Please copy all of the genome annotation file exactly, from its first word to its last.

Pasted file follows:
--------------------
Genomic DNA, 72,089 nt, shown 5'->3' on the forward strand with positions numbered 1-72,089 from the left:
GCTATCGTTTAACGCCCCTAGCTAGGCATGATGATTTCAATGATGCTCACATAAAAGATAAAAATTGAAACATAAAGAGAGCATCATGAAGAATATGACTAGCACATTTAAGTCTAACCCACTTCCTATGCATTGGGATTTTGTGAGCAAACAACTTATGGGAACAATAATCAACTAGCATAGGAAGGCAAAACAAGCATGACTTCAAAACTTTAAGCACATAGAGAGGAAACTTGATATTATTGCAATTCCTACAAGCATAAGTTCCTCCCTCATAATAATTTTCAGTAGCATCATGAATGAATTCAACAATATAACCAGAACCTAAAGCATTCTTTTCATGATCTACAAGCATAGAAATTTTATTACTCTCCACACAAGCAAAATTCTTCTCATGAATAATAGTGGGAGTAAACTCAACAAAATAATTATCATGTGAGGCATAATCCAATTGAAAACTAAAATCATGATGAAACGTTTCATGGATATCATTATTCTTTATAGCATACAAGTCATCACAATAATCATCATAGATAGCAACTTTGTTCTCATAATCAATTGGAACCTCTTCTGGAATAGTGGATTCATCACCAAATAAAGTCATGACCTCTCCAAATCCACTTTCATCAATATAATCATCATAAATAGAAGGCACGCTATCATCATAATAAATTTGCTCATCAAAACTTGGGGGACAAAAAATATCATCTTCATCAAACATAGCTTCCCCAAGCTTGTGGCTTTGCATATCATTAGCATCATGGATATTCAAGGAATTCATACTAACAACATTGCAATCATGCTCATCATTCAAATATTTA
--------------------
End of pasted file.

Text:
Genomic DNA, 72,089 nt, shown 5'->3' on the forward strand with positions numbered 1-72,089 from the left:
GCTATCGTTTAACGCCCCTAGCTAGGCATGATGATTTCAATGATGCTCACATAAAAGATAAAAATTGAAACATAAAGAGAGCATCATGAAGAATATGACTAGCACATTTAAGTCTAACCCACTTCCTATGCATTGGGATTTTGTGAGCAAACAACTTATGGGAACAATAATCAACTAGCATAGGAAGGCAAAACAAGCATGACTTCAAAACTTTAAGCACATAGAGAGGAAACTTGATATTATTGCAATTCCTACAAGCATAAGTTCCTCCCTCATAATAATTTTCAGTAGCATCATGAATGAATTCAACAATATAACCAGAACCTAAAGCATTCTTTTCATGATCTACAAGCATAGAAATTTTATTACTCTCCACACAAGCAAAATTCTTCTCATGAATAATAGTGGGAGTAAACTCAACAAAATAATTATCATGTGAGGCATAATCCAATTGAAAACTAAAATCATGATGAAACGTTTCATGGATATCATTATTCTTTATAGCATACAAGTCATCACAATAATCATCATAGATAGCAACTTTGTTCTCATAATCAATTGGAACCTCTTCTGGAATAGTGGATTCATCACCAAATAAAGTCATGACCTCTCCAAATCCACTTTCATCAATATAATCATCATAAATAGAAGGCACGCTATCATCATAATAAATTTGCTCATCAAAACTTGGGGGACAAAAAATATCATCTTCATCAAACATAGCTTCCCCAAGCTTGTGGCTTTGCATATCATTAGCATCATGGATATTCAAGGAATTCATACTAACAACATTGCAATCATGCTCATCATTCAAATATTTA